‘Hansel & Gretel: Witch Hunters’
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Fairy tale movies for grown-ups

‘Hansel & Gretel: Witch Hunters’
Fairy tales of far-away lands, conquering heroes and mythical beasts are often much darker than the animated, musical movie versions most of us remember from childhood. Hollywood has decided fairy tales will now join “old TV shows” and “comic books” as Hollywood’s go-to reservoir of material. But unlike the adaptations of yesteryear, the current and upcoming crop of fairy tale movies are mining those darker elements to make films that have a decidedly adult bent. Here’s a look at some grown-up fairy tales movies, past, present and future. (Paramount Pictures)
‘Little Otik’
Familiar fairy tale characters: Childless couple, a supernatural child

Why it’s not for kids: The title character is a tree root that comes to life for a childless couple who really, really want a baby. Though the story may not be familiar to American audiences, it’s based on a Czech fairy tale and is better known overseas. The film, by surrealist filmmaker and animator Jan Svankmajer, doesn’t shy away from the grimmer aspects of Little Otik’s life -- namely his insatiable appetite for things like ... cats ... and neighbors. This story is no Pinocchio. (Boris Baromykin / Zeitgeist Films)
‘Pan’s Labyrinth’
Familiar fairy tale characters: Wicked stepfather, lonely little girl

Why it’s not for kids: Writer-director Guillermo del Toro’s dark fairy tale features creatures designed to give even adults nightmares. In fact, the Pale Man, with fingers in its palms and a taste for fairies and little children, is one of film’s most disturbing creations. And despite the fairy tale trappings, Del Toro’s film does not end with a “And they lived happily ever after.” (Picturehouse)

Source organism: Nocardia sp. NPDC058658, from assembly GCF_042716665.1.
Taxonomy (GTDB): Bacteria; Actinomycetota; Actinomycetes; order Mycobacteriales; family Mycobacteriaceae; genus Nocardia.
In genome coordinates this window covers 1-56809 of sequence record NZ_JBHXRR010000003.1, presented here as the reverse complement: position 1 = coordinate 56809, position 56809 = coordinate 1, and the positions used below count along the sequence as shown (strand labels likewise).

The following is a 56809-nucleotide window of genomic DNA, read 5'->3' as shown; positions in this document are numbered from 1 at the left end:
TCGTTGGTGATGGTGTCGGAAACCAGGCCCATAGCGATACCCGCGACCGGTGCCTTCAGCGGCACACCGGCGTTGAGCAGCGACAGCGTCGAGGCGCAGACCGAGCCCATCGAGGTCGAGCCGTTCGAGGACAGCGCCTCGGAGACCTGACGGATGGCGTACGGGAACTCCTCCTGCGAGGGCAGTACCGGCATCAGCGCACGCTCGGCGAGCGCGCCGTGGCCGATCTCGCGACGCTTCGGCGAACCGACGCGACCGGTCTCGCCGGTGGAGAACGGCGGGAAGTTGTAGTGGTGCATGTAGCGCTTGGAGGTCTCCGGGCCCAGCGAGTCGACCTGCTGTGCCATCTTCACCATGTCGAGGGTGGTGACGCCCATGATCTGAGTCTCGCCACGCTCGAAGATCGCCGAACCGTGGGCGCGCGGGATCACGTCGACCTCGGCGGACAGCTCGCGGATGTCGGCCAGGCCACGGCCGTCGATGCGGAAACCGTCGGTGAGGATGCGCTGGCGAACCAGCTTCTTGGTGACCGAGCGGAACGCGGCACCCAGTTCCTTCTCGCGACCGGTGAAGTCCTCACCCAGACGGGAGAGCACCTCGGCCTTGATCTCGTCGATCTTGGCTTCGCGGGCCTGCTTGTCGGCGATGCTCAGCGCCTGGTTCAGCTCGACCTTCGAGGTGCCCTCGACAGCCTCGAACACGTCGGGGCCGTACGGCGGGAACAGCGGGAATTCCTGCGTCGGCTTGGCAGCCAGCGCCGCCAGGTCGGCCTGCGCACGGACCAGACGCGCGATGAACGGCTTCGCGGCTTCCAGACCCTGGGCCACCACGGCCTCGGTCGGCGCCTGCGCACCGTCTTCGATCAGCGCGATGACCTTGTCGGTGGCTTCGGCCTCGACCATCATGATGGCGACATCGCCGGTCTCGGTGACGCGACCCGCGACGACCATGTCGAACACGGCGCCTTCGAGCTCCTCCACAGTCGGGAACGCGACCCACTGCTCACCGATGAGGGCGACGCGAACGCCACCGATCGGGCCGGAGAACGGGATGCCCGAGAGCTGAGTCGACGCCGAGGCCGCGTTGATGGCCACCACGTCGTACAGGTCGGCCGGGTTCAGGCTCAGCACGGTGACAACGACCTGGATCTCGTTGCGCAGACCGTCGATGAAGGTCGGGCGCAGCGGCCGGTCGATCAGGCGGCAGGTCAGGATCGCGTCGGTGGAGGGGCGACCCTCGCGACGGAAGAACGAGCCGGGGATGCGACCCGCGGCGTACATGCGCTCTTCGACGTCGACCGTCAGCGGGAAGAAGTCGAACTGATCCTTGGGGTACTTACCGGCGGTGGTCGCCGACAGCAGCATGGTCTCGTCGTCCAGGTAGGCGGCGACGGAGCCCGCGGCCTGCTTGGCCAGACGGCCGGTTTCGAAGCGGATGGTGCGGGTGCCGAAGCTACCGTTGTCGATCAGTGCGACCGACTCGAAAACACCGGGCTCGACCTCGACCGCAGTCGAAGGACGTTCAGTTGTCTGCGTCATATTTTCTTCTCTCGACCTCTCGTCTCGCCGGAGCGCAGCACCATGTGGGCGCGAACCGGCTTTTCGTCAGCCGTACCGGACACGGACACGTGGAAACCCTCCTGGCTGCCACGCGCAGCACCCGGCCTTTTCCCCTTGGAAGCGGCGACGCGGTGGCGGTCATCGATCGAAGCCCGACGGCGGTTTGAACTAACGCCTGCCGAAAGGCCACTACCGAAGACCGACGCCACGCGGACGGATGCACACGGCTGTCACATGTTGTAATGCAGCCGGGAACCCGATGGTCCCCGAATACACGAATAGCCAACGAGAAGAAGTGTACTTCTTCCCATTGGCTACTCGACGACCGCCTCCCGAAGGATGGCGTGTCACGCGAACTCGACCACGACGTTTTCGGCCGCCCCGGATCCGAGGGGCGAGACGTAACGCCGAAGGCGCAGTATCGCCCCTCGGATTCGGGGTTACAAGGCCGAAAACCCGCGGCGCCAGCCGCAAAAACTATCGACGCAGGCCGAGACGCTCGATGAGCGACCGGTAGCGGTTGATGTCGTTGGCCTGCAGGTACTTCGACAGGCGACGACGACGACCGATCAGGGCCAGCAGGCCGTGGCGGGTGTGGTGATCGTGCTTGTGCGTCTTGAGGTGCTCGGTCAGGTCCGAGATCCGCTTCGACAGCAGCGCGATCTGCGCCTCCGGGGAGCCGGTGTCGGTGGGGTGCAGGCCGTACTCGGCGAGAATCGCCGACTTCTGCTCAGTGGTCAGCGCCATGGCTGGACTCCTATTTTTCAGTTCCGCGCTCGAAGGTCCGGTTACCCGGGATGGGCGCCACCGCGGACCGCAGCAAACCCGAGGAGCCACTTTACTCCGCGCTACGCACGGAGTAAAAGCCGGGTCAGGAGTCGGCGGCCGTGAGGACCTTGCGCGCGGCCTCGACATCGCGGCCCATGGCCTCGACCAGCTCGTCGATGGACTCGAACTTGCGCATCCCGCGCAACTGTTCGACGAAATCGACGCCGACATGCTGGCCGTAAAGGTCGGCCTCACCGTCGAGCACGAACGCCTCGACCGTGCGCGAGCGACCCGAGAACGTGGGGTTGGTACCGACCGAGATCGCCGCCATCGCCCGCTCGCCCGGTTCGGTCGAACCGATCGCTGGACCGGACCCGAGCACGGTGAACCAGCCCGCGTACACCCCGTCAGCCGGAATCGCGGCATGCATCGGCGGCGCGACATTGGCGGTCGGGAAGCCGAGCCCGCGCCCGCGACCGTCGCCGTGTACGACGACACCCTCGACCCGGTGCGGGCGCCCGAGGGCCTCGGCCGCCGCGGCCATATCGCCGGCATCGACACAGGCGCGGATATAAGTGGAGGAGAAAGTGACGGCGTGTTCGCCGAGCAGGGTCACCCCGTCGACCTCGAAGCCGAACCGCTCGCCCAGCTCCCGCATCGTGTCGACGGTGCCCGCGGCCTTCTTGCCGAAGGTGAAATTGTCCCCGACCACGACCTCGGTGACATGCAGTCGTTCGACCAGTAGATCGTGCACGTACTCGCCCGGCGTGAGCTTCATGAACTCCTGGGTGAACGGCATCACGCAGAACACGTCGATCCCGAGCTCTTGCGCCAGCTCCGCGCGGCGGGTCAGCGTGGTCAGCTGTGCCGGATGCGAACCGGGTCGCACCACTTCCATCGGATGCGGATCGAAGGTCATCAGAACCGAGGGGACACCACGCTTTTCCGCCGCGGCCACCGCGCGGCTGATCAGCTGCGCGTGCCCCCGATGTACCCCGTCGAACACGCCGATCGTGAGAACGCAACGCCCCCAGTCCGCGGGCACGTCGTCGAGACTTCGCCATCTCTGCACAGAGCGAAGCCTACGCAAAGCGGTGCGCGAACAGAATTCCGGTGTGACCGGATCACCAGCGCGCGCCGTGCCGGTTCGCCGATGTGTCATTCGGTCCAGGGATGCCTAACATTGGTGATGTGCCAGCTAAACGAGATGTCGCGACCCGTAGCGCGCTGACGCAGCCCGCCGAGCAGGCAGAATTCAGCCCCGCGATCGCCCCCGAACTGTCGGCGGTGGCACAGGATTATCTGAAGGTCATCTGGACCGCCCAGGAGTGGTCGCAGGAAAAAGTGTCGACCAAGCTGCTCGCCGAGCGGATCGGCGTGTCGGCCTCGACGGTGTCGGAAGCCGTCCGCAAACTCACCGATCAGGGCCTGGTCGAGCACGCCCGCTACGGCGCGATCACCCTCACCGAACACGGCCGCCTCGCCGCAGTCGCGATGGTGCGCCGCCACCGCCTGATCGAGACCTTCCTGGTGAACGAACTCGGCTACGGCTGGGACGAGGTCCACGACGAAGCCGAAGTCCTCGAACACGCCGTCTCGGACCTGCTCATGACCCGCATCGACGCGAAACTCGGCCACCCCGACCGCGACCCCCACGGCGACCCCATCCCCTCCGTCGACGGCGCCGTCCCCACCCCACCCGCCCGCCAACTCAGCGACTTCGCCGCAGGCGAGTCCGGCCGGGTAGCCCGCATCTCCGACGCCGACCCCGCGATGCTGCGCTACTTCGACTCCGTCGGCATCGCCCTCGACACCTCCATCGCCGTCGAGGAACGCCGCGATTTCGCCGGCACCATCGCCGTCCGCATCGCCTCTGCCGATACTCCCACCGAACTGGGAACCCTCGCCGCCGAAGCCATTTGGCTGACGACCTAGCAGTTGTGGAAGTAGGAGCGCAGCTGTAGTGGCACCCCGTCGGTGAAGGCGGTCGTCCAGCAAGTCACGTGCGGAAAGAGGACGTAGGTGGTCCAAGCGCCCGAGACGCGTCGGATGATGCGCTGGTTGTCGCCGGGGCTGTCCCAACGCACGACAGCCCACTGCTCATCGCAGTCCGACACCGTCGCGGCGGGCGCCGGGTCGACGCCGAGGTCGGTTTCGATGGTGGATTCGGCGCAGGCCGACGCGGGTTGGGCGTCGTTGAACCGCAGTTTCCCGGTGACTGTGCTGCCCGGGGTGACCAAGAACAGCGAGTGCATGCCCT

‘Beastly’
Familiar fairy tale characters: Beauty, beast, witch

Why it’s not for kids: This modern retelling of the classic story of a recovering egomaniac with a semi-permanent disfigurement and a ticking clock demanding he find someone to love him despite his looks is set in the epicenter of vanity: a high school. It even works in the rose symbolism that was so central to the earlier tales.

Is it scary? Not as much as other films on this list. But it certainly isn’t embracing any notions of dancing teapots or clocks that made small children like the famous Walt Disney version of this tale. (Takashi Seida / Associated Press)
‘The Brothers Grimm’
Familiar fairy tale characters: The real-life Jacob Grimm and his brother Wilhelm, as well as references to Snow White, Rapunzel and other characters they collected for their stories.

Why it’s not for kids: Director Terry Gilliam’s not-exactly-based-on-facts 2005 fantasy film places the famous siblings (Heath Ledger as Jacob, left, and Matt Damon as Willhelm) as con artists traveling through late 18th century, French-occupied Germany. They encounter a real-life fairy tale -- namely a witch who steals little girls and drains their blood as she tries to capture eternal youth. (Ralph Nelson / Dimension Films)
‘Freeway’
Familiar fairy tale characters: Little Red Riding Hood, big bad wolf, grandmother

Why it’s not for kids: On the surface, this lurid B movie involving gangs, serial killers and women in prison has very little to do with the Grimms’ fairy tales. But the main character is indeed on her way to grandmother’s house (or trailer) and runs afoul of the big bad wolf (in this case, it’s a serial killer named Bob Wolverton). Abuse, prostitution, murder and suicide may have been themes in the Grimms’ darker tales, but they’re not common in the modern-day adaptations -- especially ones aimed at little kids. This thriller could be said to be “loosely” based on Little Red Riding Hood. (Republic Pictures)
‘The Company of Wolves’
Familiar fairy tale characters: Red Riding Hood, grandmother, the hunter, lots and lots of wolves

Why it’s not for kids: There are many different fairy tales woven throughout director Neil Jordan‘s dream-like reworking of Red Riding Hood. But these fairy stories all have a feminist bent to them and they all feature a lot of wolves. A young girl may be the heroine of this horror-fantasy, but its dark themes and bloody visual effects mean the wee ones are better off hearing these stories instead of seeing them. (ITC)
‘Snow White: A Tale of Terror’
Familiar fairy tale characters: Snow White, evil queen, hunky woodsman, seven people of diminished stature

Why it’s not for kids: This dark re-imagining of the classic fairy tale, set during the Crusades and awash in crucifixions and cannibalism, emphasizes the spooky and the scary, including Sigourney Weaver‘s frightful makeup as the evil queen. The dwarfs have been replaced by seven roughnecks, but the basics of the story are the same. (Gramercy Pictures)
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